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Population Control

It is extremely offensive that someone in an office in Europe will decide that no more black babies should be born or no more Latin American babies should be born, or that only one baby should be born.
- Carroll Ríos de Rodríguez


There are two fundamentally divergent views of human beings’ impact on the world. One sees humans as creative and resourceful, as actors capable of solving the problems that confront us. The other sees people primarily as the source of the problems; humans are consumers of the earth’s resources. In this “zero-sum” view, the addition of each human life represents a threat to the wellbeing of every other human being and to the planet.

The history of human civilization does not support the pessimistic zero-sum view of the implications of population growth. Instead, it shows that where the social, political, and economic institutions and ideas are in place to unleash creativity, humans are not net consumer of usable resources but net producers, leaving the world’s usable goods more abundant than when they arrived. Petroleum, for instance, was largely just a sticky nuisance until human ingenuity found a way to use it to power the economy in the place of wood and whale oil (and thereby saving many whales and trees!). Copper was an essential resource for transporting telecommunications signals over wire until the invention fiber optics made widely abundant sand the crucial ingredient.

In these and countless other cases, humans multiple available resources through the wealth-generating power of enterprise and innovation. In the words of Princeton University economist Julian Simon, “The ultimate resource is people—skilled, spirited, and hopeful people—who will exert their wills and imaginations for their own benefit as well as in a spirit of faith and social concern.” 

Population and Poverty: The Fear of Overpopulation

The fear of overpopulation of the earth has a long history. English cleric Thomas Malthus first articulated the mathematical calculation that seemed to provide some scientific confirmation of people’s intuitive sense that population growth could not continue indefinitely without dire consequence. In Malthus’s formula, the growth of human beings naturally occurred at a geometric rate (each generation built on an ever larger previous generation) while the growth of the food supply occurred at an arithmetic rate (simple addition as more farms and farmers added to the previous total). If wars, plagues, or other catastrophes did not keep population in check, then periodic famines were inevitable.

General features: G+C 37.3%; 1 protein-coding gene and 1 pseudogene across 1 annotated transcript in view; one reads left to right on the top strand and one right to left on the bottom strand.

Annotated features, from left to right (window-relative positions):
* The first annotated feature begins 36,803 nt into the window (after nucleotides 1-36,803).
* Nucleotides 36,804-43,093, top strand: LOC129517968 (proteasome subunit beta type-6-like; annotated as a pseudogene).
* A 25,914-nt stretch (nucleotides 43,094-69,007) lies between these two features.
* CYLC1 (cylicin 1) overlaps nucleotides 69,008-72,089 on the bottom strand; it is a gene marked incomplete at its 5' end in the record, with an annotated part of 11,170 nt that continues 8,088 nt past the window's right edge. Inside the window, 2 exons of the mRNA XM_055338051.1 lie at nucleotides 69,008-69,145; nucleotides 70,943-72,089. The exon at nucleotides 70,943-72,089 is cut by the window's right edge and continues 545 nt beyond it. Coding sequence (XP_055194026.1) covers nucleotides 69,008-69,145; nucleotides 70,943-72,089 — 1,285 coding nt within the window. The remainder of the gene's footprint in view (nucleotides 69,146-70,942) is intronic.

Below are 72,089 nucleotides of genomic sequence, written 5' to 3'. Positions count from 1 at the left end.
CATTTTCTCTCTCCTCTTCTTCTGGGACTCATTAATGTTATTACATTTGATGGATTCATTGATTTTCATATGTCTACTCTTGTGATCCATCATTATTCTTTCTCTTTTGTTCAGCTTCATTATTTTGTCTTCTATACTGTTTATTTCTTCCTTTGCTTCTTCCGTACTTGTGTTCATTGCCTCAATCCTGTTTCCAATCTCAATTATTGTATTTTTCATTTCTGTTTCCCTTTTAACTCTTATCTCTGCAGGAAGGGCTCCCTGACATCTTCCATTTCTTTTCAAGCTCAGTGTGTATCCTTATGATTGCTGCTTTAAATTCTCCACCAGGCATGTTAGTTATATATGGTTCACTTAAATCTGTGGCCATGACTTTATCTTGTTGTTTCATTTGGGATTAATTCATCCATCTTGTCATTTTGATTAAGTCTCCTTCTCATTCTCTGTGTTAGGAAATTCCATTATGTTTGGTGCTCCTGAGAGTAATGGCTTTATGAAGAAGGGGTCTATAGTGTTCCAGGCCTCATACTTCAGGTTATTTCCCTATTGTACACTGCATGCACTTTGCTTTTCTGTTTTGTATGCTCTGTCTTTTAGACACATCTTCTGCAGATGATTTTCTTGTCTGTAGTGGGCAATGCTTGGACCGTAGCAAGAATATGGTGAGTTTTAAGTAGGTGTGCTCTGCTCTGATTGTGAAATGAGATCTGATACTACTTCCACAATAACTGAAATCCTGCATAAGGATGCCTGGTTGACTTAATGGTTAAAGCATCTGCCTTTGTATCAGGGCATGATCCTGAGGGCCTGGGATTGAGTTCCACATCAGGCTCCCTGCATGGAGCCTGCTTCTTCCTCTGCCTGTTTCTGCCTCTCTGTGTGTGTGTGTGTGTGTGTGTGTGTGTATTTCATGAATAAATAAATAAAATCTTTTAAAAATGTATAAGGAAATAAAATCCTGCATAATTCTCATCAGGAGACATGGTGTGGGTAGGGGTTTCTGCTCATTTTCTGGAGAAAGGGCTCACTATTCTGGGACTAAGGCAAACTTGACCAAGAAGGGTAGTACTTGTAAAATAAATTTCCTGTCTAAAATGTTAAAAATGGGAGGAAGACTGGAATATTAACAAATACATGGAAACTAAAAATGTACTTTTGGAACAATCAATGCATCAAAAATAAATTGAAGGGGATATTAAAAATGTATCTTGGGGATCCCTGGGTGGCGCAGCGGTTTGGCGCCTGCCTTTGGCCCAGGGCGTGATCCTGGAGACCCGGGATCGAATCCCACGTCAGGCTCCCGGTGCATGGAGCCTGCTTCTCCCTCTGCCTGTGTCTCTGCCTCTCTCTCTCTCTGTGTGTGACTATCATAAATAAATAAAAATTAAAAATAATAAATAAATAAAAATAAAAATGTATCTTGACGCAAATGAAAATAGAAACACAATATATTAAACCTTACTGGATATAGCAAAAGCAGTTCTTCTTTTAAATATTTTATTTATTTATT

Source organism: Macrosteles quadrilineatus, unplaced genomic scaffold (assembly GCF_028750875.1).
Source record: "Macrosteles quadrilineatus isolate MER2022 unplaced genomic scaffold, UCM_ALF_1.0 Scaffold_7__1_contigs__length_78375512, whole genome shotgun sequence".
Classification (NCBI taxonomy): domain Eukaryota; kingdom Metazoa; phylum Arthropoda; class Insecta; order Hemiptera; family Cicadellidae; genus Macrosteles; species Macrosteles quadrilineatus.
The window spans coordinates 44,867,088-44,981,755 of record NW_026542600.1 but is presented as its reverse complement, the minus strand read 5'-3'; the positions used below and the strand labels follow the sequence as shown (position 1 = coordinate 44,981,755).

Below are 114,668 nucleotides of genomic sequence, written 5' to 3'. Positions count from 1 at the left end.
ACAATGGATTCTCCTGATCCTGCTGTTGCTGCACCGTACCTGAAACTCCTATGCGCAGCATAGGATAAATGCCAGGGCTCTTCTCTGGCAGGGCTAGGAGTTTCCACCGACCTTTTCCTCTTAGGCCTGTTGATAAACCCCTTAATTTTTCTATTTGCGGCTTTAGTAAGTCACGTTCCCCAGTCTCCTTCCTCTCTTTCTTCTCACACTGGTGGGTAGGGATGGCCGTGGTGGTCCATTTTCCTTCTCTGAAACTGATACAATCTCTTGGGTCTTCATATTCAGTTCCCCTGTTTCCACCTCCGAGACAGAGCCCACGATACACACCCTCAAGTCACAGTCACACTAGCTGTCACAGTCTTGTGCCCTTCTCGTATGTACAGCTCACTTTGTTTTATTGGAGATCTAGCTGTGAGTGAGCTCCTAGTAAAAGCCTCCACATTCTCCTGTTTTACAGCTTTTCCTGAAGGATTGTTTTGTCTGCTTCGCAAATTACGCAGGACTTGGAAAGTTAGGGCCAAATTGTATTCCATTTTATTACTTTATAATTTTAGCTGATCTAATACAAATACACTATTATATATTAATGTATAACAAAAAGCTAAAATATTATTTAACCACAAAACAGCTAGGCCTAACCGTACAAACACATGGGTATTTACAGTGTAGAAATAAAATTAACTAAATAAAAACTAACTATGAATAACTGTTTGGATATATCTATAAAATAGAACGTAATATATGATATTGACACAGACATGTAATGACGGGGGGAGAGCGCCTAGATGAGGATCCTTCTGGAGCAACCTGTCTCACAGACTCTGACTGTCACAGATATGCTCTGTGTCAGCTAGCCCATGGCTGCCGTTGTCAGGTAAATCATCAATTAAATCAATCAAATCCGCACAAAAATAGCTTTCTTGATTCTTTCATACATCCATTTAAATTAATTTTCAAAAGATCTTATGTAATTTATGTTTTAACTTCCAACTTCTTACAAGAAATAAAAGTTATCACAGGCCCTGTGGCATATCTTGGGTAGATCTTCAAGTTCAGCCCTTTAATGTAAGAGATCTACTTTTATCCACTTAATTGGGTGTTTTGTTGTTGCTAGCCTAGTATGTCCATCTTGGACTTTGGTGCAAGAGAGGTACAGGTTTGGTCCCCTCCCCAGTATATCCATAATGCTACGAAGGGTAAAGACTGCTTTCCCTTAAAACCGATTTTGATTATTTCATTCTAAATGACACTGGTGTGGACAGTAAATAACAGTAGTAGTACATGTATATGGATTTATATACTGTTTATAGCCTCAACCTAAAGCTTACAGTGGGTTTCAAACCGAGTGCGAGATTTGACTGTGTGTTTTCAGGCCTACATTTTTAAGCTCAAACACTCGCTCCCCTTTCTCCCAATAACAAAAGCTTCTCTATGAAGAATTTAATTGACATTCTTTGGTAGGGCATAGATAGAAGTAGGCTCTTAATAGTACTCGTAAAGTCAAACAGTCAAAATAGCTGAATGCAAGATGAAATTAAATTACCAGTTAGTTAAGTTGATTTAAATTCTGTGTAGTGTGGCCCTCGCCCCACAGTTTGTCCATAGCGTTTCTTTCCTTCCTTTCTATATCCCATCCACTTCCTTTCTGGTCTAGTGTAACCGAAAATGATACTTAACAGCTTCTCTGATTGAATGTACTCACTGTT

Although wars and famines have occurred since Malthus’s death in 1834, they cannot be explained by his theory of overpopulation. While the world’s population has grown rapidly, food production has more than kept pace: average caloric intake today is far higher than it was in the nineteenth century.

Population Doomsayers Undeterred

That Malthus’s doomsday predictions never materialized has not deterred other public voices from proclaiming the dangers of overpopulation in similarly apocalyptic fashion. In 1968, Paul Ehrlich wrote The Population Bomb, triggering a new wave of population control advocacy and furnishing a handy term to encapsulate the supposedly explosive danger that human fertility posed. In 1975, The Environmental Fund echoed Malthus and Ehrlich: “The world as we know it will likely be ruined before the year 2000…. World food production cannot keep pace with the galloping growth of population.” 

Similarly gloomy forecasts have warned of the imminent consumption of the world’s resources. In 1939, the U.S. Department of the Interior determined that American oil supplies would be exhausted in thirteen years. (American wells are still pumping.) Also, in 1970, Harrison Brown of the National Academy of Sciences wrote in Scientific American that the earth’s supply of copper would run out by the year 2000, and that lead, zinc, tin, gold, and silver would all be gone by 1990.

Population and Poverty: Adding Creativity to the Equation

These predictions have proved wildly inaccurate. The growth of agricultural output continues to outpace population increases. North America continues to discover new and better ways of extracting oil from the earth, even as researchers continue to explore and develop alternate forms of energy. As for metal resources, in 1980, Julian Simon offered Paul Ehrlich a wager, to be decided in 1990. If Ehrlich’s fears about population outstripping resources were true, then the price of raw materials would skyrocket as growing demand put increasing pressure on supplies. The two agreed to a basket of commodity metals including copper, nickel, and tungsten, and Simon bet that the price of these resources would decline over the course of the 1980s. It turned out that the prices of all five items in the basket did indeed decline; Ehrlich conceded defeat and paid Simon. The prices of metals fluctuate over the short term, of course, but the long-term trend has been for baskets of commodities to grow less scarce, either by humans discovering new and better ways to obtain them, or by humans discovering better alternatives (such as sand-based fiber optics to replace the use of copper in telecommunication lines).

What prognosticators like Malthus and Ehrlich overlook in their seemingly reasonable calculations is the extraordinary creativity and productivity of human beings. This creativity is manifested most obviously in technological advances, which permit enormous improvements in efficiency—and therefore in the capacity of a given natural resource to enhance human well-being. To take but one example, in 1960, one American farmer could produce enough food for 26 people; today one farmer can feed 212 people. Meanwhile, the total number of acres farmed peaked in 1950 and has been declining ever since. We are feeding more people with less land and less labor than ever before. Moreoever, we are doing this and fueling a more energy-intensive economy while continuing to improve the environment. As Stephen Hayward, author of the Almanac of Environmental Trends, has noted, the environment in the United States has continued to improve over the past several decades, in the face of steady population growth. A particularly dramatic example Hayward pointed to in an interview for the Effective Stewardship DVD series concerns the health of the Great Lakes: